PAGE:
Kenney's victory would bring uncertainty for the energy sector, the report says


If the United Conservative Party (UCP) leader Jason Kenney becomes Prime Minister Alberto next week, investors in the Canadian energy sector should support a significant proportion of the risk, according to a new report published just a few days in Alberta's election campaign.

The report comes from the Eurasia Group, based on the American political analysis and consulting firm.

At this point, the Eurasia Group expects the victory of Jason Kenney in the election in Alberta. In the autumn he expects Prime Minister Justin Trudeau to be re-elected, a scenario that would "create additional uncertainty in the already chaotic framework of energy policy in Canada".

While NDP leader Rachel Notley repeatedly disagreed with Trudeau, their policies are more consistent than Kenney's UCP platform. According to the Eurasia Group, Kenney-Trudeau's disclosure would "find it difficult to reach the ultimate solution to key policy issues and project approval".

In a short e-statement for CBC News, the UCP said it would "encourage this consulting firm based in New York to look at how the Trudeau-Notley association did not produce tangible, positive results for Albertane."

The report explains how some companies in the oil fund support Kenney policies, while others support Notley. For example, usually larger companies are in favor of carbon tax and other climate policies, while smaller companies oppose.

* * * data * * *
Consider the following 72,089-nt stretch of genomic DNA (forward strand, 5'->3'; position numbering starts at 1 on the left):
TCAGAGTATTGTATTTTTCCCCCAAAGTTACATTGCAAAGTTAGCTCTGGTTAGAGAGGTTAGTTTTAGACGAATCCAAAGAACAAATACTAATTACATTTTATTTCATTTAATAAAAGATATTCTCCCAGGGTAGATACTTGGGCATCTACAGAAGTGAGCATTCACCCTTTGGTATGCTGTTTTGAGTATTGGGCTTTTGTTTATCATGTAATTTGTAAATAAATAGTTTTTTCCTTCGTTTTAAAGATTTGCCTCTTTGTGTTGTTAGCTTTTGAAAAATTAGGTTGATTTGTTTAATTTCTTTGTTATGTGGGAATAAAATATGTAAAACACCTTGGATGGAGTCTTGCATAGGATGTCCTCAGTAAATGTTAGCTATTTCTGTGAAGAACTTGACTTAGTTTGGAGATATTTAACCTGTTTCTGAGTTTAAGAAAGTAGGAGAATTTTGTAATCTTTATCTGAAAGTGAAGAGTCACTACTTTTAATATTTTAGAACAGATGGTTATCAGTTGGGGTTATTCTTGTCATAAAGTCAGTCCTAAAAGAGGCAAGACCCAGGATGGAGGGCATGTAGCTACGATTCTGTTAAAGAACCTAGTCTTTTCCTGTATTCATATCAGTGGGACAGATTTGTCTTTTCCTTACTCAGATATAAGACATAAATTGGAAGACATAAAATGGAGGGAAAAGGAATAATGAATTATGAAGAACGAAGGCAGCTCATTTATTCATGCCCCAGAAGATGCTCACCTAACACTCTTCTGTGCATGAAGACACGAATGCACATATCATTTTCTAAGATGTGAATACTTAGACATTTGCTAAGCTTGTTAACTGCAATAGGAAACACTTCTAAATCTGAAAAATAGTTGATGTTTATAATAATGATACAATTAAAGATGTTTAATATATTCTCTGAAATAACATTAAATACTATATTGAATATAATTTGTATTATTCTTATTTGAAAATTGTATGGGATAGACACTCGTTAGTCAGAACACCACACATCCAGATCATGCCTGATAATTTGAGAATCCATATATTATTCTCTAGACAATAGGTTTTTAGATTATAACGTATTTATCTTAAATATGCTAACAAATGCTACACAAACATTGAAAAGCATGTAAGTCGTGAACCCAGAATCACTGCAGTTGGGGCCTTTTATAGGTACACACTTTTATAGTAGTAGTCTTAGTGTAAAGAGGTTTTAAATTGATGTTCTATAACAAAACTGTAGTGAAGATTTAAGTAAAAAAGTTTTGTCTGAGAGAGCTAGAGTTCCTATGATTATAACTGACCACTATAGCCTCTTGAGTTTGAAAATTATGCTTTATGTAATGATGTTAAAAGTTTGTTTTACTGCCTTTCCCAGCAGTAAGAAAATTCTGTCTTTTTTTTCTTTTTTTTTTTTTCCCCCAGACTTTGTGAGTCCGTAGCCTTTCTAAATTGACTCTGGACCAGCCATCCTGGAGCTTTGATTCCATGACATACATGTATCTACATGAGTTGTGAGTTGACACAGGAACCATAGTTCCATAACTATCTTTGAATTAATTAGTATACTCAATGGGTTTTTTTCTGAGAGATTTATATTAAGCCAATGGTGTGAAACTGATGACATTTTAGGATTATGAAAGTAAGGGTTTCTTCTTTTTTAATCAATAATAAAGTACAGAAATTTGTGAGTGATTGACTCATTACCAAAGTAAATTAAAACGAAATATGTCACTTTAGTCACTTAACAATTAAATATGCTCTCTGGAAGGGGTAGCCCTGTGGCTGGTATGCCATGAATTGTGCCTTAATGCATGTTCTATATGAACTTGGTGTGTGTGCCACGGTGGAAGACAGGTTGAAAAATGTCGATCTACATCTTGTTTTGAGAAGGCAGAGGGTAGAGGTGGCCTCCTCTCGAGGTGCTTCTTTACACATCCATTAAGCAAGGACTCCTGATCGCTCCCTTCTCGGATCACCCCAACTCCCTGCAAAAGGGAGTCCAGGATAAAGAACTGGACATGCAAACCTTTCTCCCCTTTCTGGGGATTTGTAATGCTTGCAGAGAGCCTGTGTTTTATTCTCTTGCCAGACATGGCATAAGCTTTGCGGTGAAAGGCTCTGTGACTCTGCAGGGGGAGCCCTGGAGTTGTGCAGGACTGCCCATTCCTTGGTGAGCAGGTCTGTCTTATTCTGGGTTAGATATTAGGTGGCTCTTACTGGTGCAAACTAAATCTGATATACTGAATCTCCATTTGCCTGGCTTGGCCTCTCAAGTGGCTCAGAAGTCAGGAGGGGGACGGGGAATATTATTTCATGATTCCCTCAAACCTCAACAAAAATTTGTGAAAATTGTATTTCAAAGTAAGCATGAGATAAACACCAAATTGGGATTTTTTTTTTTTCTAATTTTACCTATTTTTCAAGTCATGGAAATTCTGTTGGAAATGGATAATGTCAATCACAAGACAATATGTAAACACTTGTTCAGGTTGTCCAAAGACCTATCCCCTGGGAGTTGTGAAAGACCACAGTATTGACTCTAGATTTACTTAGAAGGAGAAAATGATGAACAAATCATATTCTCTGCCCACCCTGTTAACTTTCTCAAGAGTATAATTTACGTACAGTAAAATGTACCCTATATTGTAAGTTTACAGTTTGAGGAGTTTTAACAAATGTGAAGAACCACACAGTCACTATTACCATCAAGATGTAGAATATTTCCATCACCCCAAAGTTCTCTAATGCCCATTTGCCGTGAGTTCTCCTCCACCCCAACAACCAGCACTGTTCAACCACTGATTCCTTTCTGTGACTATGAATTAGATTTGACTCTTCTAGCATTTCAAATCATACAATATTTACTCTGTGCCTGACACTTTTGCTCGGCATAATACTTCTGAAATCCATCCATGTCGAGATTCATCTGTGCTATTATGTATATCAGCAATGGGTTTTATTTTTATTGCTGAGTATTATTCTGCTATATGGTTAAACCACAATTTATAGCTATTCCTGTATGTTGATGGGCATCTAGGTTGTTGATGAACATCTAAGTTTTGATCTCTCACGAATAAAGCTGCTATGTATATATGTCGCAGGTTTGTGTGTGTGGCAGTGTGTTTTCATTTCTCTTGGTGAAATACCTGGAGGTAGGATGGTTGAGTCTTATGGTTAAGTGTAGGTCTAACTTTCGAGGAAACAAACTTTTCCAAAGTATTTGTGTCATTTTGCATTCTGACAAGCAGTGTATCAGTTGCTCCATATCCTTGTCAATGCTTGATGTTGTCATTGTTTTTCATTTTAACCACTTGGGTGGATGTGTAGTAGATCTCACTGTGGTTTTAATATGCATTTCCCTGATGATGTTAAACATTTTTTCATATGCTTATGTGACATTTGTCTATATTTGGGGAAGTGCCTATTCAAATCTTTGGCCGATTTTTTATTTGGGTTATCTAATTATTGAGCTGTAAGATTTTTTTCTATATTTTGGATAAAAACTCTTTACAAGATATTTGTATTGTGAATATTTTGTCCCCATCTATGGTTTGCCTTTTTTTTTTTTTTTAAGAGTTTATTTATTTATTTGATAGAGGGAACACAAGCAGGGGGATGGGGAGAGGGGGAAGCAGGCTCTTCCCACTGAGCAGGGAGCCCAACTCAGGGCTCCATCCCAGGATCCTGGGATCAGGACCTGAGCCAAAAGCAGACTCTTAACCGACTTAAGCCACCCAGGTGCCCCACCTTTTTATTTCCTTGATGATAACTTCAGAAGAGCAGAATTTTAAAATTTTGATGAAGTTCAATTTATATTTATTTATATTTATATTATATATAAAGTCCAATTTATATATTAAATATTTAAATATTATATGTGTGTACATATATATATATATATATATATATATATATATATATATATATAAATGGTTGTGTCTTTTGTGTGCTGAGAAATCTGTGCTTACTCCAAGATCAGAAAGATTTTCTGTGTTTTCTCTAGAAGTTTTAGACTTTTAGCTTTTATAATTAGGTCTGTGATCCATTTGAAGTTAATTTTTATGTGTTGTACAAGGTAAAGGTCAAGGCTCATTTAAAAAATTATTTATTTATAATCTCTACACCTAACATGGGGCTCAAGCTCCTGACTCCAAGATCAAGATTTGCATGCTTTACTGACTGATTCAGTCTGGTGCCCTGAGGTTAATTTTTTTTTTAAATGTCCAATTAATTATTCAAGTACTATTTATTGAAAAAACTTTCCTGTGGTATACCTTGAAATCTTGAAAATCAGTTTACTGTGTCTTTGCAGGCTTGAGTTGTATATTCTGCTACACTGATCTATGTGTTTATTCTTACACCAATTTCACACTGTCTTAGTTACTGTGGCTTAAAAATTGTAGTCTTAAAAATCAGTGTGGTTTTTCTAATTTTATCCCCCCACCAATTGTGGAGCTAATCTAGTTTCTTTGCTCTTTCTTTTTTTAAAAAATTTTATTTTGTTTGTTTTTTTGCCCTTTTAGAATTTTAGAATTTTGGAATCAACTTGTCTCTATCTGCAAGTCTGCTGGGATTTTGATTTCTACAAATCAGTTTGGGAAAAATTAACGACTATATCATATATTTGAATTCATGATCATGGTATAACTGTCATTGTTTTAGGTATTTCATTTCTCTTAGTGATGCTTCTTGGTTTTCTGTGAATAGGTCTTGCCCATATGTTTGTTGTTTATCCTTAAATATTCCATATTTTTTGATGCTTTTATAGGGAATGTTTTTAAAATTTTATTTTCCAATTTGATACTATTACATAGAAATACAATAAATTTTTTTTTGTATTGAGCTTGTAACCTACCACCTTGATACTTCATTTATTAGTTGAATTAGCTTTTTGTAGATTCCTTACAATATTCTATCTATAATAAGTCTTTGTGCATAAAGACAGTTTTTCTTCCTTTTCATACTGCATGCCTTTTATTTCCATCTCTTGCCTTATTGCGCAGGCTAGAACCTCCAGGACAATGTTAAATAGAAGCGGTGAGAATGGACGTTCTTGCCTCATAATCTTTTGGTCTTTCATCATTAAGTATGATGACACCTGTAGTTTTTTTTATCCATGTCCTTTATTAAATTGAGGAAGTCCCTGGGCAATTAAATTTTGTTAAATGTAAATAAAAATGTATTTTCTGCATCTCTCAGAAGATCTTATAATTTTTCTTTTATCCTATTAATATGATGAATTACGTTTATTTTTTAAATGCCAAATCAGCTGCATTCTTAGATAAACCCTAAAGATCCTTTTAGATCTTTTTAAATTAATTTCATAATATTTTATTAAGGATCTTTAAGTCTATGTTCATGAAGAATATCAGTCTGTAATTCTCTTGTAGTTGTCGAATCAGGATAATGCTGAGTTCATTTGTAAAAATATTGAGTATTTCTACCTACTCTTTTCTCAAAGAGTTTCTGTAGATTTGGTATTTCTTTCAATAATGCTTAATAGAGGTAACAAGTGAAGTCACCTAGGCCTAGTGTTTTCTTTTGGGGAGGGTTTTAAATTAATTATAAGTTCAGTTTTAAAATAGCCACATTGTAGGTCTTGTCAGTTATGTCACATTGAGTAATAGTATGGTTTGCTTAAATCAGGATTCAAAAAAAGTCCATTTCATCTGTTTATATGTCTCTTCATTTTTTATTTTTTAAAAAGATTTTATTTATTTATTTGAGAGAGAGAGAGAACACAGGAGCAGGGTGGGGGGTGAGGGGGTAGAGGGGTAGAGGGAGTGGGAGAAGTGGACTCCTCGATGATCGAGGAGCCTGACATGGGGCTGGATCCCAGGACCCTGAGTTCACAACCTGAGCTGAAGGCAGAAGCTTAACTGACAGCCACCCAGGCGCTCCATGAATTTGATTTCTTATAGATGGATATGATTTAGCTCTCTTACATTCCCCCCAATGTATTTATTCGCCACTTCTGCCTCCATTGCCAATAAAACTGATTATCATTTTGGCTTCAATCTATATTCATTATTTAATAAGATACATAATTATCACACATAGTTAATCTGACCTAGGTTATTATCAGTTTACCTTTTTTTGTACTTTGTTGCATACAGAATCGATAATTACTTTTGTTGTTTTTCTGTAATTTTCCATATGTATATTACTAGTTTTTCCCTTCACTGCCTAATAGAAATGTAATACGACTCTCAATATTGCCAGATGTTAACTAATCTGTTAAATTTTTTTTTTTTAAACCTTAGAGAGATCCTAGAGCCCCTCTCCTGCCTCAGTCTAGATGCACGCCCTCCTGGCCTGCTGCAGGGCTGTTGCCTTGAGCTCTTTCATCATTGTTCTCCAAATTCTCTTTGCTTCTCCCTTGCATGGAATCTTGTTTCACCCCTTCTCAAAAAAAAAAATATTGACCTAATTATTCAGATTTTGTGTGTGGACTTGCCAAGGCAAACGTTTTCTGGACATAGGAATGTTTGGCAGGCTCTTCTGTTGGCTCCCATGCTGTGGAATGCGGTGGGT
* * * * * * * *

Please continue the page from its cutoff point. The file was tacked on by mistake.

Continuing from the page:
The UCP is committed to ridding the carbon tax and all other policies that are part of the NDP's climate plan, including the accelerated phasing out of coal-fired power stations and the limitation of total oil gas emissions. The NDP argued that the objective of limiting carbon tax and petroleum products emissions is partially focused on the social acceptance in Canada for the construction of large petroleum gases.

A Calgary economist, Peter Tertzakian, told the ARC Energy Research Institute that some people in the oil store are "nervous" because of the climate policy regression in Alberta, if Kenney is elected.

"Undoubtedly, the segment of the industry has stalled and quite hard to think about the consequences of dramatic political reversals or political implementations that are controversial," he said.

The Eurasia Group said that the re-election in Notley did not seem plausible, but would "strengthen the fragile consensus on climate policy and pipelines between Ottawa and Edmonton". (Dave Chidley / Canadian Press)

According to Kenney and Trudeau, the Eurasia group stated that tension would affect these key elements:

  • The final approval by the federal government of the Trans-Gas pipeline project and the resolution of key issues hindering construction, such as government.
  • Clarity for investors regarding the price of carbon for the production of oil and gas in western Canada.
  • Possible changes to deal with industrial concerns about C-69, while maintaining stricter standards for consultation from the First World and climate aspects.
  • An "exit strategy" to limit the production of Alberta oil.
  • Fiscal policy to address competitiveness issues in the US slate sector.

If the aforementioned list could be resolved, Canada, reportedly, "would be just ahead of a series of queues for global oil and gas investments."

The Eurasia Group said that re-election in Notley did not seem likely, but would "strengthen the fragile consensus on climate policy and pipelines between Ottawa and Edmonton".

The Eurasia Group did not immediately return the requests for an interview.


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